Cat­alo­nia’s a tricky path to na­tion­hood

Daily Nation (Kenya) - - OPINION -

Spain’s Cat­alo­nia re­gion can de­clare in­de­pen­dence de­spite warn­ings from the cen­tral govern­ment in Madrid, but that is the easy part. Na­tion­hood with­out recog­ni­tion is empty. The coun­try will have no seat at the United Na­tions and re­gion­ally, join­ing the Euro­pean Union would be a pipe dream.

Ask Kosovo, So­ma­liland, Abk­hazia and Tai­wan. Declar­ing in­de­pen­dence is one thing and recog­ni­tion is an­other is­sue.

Whose pass­ports will the Cata­lans use? They will also need a new cur­rency. The EU has de­clared it an “in­ter­nal Spanish mat­ter”. Many other Euro­pean na­tions are fac­ing their own sep­a­ratist move­ment problems, in­clud­ing Bri­tain’s Scot­tish in­de­pen­dence drive. Oth­ers are Ro­ma­nia, Greece and Bel­gium.

As a sign of the anx­i­ety, among the first Euro­pean lead­ers to call Spanish Prime Min­is­ter Mar­i­ano Ra­joy was French Pres­i­dent Em­manuel Macron, who swore that he would al­ways sup­port a united Spain. Mr Macron’s con­cern arises from an ail­ment that af­flicts the two na­tions in the form of the Basque Na­tional Lib­er­a­tion Move­ment that has for decades fought to break away from Spain and France, a bat­tle that has claimed nearly 1,000 lives. While the Basque sep­a­ratists went the path of bombs and bul­lets, the Cata­lans have opted for crowd power, a force that will surely over­whelm the Spanish Govern­ment. With the gaze of the world’s me­dia firmly on Spain, it is only a mat­ter of time be­fore the in­evitable hap­pens. Cat­alo­nia leader Car­les Puigde­mont said af­ter a ref­er­en­dum that saw less than half the 5.3 mil­lion reg­is­tered vot­ers cast their bal­lots: “We are go­ing to de­clare in­de­pen­dence af­ter all the of­fi­cial re­sults are counted.’’ But a week later, he opted for di­a­logue.

Prime Min­is­ter Ra­joy has vowed to pre­vent Cat­alo­nia’s in­de­pen­dence and re­fused to rule out im­pos­ing di­rect rule over the semi-au­ton­o­mous re­gion that bor­ders France.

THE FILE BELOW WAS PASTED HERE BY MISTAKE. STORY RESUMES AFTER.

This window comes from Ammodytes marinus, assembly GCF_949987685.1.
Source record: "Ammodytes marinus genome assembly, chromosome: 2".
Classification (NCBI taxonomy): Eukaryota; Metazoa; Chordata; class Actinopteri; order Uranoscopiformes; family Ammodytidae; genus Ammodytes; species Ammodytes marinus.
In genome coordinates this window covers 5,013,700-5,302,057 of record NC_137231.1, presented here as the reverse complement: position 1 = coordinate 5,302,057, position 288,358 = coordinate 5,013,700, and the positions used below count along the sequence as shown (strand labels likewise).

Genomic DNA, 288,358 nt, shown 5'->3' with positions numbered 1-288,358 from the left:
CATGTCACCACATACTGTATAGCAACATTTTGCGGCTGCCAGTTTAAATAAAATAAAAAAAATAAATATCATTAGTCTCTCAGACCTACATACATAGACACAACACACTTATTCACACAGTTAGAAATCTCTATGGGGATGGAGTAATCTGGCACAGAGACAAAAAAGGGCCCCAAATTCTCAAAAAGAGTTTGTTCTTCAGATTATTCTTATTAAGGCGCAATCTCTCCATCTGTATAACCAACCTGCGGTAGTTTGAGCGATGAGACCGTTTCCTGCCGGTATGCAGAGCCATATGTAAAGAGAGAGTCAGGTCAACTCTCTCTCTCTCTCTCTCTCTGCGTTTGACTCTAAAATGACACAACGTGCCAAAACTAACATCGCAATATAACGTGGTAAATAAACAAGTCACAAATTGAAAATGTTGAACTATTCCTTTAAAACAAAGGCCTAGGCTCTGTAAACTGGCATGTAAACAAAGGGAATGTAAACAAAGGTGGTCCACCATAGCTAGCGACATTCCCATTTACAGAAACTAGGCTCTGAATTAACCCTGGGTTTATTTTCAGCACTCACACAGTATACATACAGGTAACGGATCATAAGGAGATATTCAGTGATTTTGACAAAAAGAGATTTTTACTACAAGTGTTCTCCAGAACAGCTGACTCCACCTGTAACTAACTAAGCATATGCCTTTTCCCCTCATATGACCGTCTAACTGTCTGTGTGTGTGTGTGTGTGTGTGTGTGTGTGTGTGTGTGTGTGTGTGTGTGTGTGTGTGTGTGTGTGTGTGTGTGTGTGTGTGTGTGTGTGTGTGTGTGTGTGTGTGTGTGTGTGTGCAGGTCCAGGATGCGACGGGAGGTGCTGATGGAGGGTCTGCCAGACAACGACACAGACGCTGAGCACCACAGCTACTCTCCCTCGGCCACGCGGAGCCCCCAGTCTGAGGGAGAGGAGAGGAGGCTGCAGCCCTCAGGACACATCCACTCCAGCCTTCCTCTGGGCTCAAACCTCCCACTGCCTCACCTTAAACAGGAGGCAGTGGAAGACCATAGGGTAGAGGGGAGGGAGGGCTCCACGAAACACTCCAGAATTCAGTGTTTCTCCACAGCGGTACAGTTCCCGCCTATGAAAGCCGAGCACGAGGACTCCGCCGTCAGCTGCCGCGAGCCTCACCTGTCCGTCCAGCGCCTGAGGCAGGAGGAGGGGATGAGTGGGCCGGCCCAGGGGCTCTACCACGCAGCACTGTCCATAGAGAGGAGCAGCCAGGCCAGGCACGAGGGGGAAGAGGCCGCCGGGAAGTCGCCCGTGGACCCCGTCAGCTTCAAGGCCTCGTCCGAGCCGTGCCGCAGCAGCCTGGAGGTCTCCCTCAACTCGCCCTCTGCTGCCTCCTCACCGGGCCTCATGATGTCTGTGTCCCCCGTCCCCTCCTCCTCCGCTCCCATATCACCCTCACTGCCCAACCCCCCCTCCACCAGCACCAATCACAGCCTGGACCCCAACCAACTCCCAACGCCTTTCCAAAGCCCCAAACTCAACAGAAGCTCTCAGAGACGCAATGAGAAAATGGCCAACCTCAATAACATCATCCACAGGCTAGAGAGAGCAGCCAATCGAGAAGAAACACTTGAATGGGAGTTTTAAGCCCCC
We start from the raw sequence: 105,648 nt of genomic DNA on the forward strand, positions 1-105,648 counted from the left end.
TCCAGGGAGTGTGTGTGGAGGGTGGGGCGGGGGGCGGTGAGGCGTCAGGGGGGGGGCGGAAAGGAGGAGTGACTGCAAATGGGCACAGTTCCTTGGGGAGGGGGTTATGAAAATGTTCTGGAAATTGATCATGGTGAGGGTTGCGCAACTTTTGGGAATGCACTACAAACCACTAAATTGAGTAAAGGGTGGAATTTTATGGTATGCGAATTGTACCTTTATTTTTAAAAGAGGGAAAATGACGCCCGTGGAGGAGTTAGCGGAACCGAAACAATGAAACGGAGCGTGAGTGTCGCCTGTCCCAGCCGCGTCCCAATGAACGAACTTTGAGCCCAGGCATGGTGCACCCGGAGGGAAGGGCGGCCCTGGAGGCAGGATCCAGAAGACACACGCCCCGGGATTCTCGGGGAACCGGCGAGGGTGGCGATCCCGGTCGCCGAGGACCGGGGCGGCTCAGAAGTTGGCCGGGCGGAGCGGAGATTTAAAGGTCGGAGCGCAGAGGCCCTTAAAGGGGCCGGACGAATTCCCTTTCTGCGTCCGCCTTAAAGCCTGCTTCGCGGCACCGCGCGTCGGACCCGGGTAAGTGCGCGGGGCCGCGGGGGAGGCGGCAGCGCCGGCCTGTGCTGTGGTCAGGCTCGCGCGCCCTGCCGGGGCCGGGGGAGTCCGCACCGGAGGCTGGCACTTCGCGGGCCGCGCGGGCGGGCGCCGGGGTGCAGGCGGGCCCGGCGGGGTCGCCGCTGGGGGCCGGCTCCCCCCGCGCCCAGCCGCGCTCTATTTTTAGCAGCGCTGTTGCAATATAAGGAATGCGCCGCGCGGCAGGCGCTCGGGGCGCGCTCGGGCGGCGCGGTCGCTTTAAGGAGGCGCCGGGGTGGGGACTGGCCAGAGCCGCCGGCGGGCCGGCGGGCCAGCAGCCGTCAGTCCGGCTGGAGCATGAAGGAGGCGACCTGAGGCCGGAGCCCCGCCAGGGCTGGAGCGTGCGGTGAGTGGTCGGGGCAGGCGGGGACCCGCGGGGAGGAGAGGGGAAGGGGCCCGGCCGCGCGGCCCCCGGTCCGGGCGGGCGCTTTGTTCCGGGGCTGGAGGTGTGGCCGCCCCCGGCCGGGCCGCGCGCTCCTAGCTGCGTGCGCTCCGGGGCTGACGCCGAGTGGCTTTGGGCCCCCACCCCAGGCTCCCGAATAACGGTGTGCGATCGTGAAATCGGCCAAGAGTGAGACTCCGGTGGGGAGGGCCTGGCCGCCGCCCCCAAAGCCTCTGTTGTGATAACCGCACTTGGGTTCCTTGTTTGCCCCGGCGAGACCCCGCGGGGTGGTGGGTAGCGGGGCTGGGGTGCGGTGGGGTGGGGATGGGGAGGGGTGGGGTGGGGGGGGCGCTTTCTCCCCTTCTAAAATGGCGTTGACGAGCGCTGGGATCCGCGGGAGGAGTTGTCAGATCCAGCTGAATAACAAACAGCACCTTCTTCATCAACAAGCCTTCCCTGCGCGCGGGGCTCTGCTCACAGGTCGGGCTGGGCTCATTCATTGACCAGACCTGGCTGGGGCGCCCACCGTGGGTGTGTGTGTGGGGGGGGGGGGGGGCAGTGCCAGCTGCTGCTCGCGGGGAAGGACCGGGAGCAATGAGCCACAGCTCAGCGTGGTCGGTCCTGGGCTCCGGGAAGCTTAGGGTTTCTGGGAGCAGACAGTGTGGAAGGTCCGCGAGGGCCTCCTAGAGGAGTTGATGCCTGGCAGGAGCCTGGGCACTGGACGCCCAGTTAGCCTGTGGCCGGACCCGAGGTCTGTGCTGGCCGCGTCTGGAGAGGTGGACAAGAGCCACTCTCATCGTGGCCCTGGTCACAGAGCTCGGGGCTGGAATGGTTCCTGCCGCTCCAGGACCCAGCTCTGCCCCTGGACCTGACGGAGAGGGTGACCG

Ear­lier, Spain’s King Felipe VI ratch­eted up ten­sions by urg­ing the au­thor­i­ties to de­fend “con­sti­tu­tional or­der”, set­ting in mo­tion ac­tions to stem the Cata­lan in­de­pen­dence drive.

Un­der Spain’s 1978 Con­sti­tu­tion, if a re­gion’s govern­ment breaches its con­sti­tu­tional obli­ga­tions or “acts in a way that se­ri­ously threat­ens the gen­eral in­ter­est of Spain”, Madrid can “take nec­es­sary mea­sures to oblige it forcibly to com­ply or to pro­tect said gen­eral in­ter­est”. This could in­clude tak­ing con­trol of po­lit­i­cal and ad­min­is­tra­tive in­sti­tu­tions. The purge ap­pears to have started last week with the Cat­alo­nia re­gional po­lice chief be­ing charged with fail­ing to rein in pro-in­de­pen­dence pro­test­ers. A court in Madrid sum­moned Mr Josep Luis Trap­ero to a hear­ing in Barcelona on Septem­ber 20 and 21 af­ter na­tional se­cu­rity forces raided re­gional govern­ment of­fices. It is only a mat­ter of time be­fore Mr Puigde­mont gets his sum­mons. With a pop­u­la­tion of 7.5 mil­lion and a GDP of $255.204 bil­lion, which is a fifth of Spain’s $1.2 tril­lion, Cat­alo­nia is wealthy, with a per capita GDP of $33,580. It is the wealth­i­est of Spain’s 17 au­ton­o­mous re­gions.

How­ever, most of Cat­alo­nia’s wealth could be due to its be­ing part of Spain, which al­lows it to en­joy Euro­pean Union sub­si­dies. The ten­sion over the in­de­pen­dence drive in Cat­alo­nia is ex­pected to drive away busi­ness. Last week, 92 peo­ple were in­jured in clashes with Spanish se­cu­rity forces. In Brus­sels, the door has been shut firmly in the face of a Cata­lan state. Euro­pean Com­mis­sion spokesman Mar­gari­tis Schi­nas said “an in­de­pen­dent Cat­alo­nia would not be part of the EU if it did vote for in­de­pen­dence in a le­gal ref­er­en­dum and would have to ap­ply if it wanted to join.’’

HENRY OWUOR Many other Euro­pean na­tions are fac­ing their own sep­a­ratist move­ment problems, in­clud­ing Bri­tain’s Scot­tish in­de­pen­dence drive.”

Mr Owuor is for­eign edi­tor, Daily Na­tion.­tion­med

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